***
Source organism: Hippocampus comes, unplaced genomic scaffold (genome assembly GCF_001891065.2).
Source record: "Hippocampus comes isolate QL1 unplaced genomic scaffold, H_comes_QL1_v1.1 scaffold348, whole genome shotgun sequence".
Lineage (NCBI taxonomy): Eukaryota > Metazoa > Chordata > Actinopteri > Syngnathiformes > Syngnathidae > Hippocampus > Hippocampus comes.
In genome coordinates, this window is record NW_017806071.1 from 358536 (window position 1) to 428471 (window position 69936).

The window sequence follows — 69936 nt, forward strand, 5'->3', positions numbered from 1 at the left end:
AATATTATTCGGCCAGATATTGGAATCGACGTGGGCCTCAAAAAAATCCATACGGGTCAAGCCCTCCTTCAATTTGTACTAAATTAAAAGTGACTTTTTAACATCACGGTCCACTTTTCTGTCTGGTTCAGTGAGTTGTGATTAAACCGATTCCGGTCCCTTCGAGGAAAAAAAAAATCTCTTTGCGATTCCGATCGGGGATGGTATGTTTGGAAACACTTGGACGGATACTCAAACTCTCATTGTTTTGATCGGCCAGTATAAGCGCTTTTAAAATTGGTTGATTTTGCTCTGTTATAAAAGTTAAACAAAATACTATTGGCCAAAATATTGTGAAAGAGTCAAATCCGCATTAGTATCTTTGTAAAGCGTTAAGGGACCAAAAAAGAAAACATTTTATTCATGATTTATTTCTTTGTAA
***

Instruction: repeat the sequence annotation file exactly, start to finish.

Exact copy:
Source organism: Hippocampus comes, unplaced genomic scaffold (genome assembly GCF_001891065.2).
Source record: "Hippocampus comes isolate QL1 unplaced genomic scaffold, H_comes_QL1_v1.1 scaffold348, whole genome shotgun sequence".
Lineage (NCBI taxonomy): Eukaryota > Metazoa > Chordata > Actinopteri > Syngnathiformes > Syngnathidae > Hippocampus > Hippocampus comes.
In genome coordinates, this window is record NW_017806071.1 from 358536 (window position 1) to 428471 (window position 69936).

The window sequence follows — 69936 nt, forward strand, 5'->3', positions numbered from 1 at the left end:
AATATTATTCGGCCAGATATTGGAATCGACGTGGGCCTCAAAAAAATCCATACGGGTCAAGCCCTCCTTCAATTTGTACTAAATTAAAAGTGACTTTTTAACATCACGGTCCACTTTTCTGTCTGGTTCAGTGAGTTGTGATTAAACCGATTCCGGTCCCTTCGAGGAAAAAAAAAATCTCTTTGCGATTCCGATCGGGGATGGTATGTTTGGAAACACTTGGACGGATACTCAAACTCTCATTGTTTTGATCGGCCAGTATAAGCGCTTTTAAAATTGGTTGATTTTGCTCTGTTATAAAAGTTAAACAAAATACTATTGGCCAAAATATTGTGAAAGAGTCAAATCCGCATTAGTATCTTTGTAAAGCGTTAAGGGACCAAAAAAGAAAACATTTTATTCATGATTTATTTCTTTGTAA